Transform Your Class


I wanted to create a better environment in my classroom—one that had more buy-in from students.

John Christensen’s book, Fish, (modeled after Pike Place Fish Market located in Washington), became my starting point. Ironically, I had been to that market years before unaware it was known to millions. Ignoring the smell (I prefer boneless rib eye), I had to stop to see what the commotion was all about. The area was crowded rows deep with entertained onlookers. Employees were throwing fish orders high in the air into the hands of other workers to get wrapped. It was lively and loud! Laughter, fun, engaged workers! I can tell you, I left that place happier than when I arrived, and, years later, I remember fondly those 10 minutes I shared with a group of strangers in 2004.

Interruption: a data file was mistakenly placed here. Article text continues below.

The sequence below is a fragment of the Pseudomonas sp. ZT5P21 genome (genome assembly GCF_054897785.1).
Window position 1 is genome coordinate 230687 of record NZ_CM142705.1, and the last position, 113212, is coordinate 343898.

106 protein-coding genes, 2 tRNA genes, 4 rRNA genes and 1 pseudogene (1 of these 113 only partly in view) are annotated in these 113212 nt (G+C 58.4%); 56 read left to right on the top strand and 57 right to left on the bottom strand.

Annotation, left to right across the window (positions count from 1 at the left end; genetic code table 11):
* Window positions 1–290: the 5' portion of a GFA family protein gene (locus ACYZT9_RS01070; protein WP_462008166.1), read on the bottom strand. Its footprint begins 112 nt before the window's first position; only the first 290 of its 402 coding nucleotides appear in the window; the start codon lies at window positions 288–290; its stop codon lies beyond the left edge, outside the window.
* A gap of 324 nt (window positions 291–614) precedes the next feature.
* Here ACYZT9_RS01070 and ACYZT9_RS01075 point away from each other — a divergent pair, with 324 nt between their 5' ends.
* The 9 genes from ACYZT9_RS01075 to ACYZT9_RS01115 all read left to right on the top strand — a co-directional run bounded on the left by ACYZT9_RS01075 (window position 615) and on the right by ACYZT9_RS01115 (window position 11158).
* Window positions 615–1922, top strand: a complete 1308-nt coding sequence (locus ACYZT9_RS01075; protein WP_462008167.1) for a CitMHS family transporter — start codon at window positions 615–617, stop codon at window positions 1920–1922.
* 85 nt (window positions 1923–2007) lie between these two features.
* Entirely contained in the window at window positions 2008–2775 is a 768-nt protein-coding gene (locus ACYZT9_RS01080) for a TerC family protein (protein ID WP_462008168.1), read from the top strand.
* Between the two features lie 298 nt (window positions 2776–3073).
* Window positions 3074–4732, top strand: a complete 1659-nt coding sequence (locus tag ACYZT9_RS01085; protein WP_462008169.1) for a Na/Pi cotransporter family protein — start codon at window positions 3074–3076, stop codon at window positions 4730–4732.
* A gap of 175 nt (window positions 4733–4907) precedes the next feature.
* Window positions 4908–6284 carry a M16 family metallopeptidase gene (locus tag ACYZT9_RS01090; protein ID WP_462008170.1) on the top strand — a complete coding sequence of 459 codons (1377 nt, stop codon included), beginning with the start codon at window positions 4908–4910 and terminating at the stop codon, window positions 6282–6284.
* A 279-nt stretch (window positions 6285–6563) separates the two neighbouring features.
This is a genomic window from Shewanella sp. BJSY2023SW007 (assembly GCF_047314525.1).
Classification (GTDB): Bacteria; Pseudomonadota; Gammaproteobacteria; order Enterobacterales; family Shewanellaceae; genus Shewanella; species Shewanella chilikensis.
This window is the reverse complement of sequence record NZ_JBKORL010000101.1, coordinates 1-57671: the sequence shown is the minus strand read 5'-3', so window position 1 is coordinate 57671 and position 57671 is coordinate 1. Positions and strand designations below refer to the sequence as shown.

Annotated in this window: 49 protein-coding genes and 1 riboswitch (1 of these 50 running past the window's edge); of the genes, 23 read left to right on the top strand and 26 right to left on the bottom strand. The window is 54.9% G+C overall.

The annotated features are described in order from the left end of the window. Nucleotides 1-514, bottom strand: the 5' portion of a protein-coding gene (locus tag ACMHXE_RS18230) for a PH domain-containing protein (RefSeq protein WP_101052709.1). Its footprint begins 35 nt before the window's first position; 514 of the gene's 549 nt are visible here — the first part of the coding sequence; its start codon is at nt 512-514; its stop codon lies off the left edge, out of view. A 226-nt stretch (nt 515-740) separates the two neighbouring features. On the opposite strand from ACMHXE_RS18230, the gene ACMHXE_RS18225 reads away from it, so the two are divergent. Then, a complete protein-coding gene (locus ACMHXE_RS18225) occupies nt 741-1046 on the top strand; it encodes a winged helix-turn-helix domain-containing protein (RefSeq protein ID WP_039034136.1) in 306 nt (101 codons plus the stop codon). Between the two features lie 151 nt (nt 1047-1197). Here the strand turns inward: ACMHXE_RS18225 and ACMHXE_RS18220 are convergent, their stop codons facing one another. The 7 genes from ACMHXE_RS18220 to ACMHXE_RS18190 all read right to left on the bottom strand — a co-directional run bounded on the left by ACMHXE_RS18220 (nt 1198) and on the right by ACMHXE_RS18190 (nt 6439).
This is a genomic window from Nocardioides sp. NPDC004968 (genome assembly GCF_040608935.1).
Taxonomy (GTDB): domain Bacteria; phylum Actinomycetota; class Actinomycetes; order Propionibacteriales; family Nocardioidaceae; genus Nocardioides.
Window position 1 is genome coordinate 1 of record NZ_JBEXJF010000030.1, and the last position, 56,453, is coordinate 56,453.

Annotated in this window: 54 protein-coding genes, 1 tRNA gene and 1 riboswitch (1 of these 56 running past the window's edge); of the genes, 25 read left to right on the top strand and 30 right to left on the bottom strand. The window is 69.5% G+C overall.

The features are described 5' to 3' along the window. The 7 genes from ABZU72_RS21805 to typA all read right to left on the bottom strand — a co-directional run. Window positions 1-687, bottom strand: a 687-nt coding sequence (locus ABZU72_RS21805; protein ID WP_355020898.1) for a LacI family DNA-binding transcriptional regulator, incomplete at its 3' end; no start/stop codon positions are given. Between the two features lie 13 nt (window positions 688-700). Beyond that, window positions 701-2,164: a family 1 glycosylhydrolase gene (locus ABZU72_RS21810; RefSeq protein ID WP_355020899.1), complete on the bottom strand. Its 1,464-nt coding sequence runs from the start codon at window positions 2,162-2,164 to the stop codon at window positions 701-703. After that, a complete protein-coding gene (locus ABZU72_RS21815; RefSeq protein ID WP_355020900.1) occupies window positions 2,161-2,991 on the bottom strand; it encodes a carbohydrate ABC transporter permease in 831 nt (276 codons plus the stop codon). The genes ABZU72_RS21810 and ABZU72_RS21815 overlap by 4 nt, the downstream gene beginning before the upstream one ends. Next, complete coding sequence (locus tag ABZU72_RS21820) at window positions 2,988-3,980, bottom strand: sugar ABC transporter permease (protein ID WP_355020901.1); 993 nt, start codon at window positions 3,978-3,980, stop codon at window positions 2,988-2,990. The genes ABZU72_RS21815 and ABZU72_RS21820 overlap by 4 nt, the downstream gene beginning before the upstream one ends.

How would it be, I thought, if I could get more enjoyment from my job? I took the four concepts of Fish and began a transformation in my classroom and with myself. I wanted to make changes that would have my students enjoy working more, and, selfishly, take away some of the strain and pressure I was feeling teaching in a middle school.

Most ideas don’t take a lot of creativity, just a bit of planning and the decision to give some a try. Every class, teacher, and situation is unique, but I am hopeful these 56 suggestions encourage you to make changes that will help you and your students have a more fulfilling and exciting year.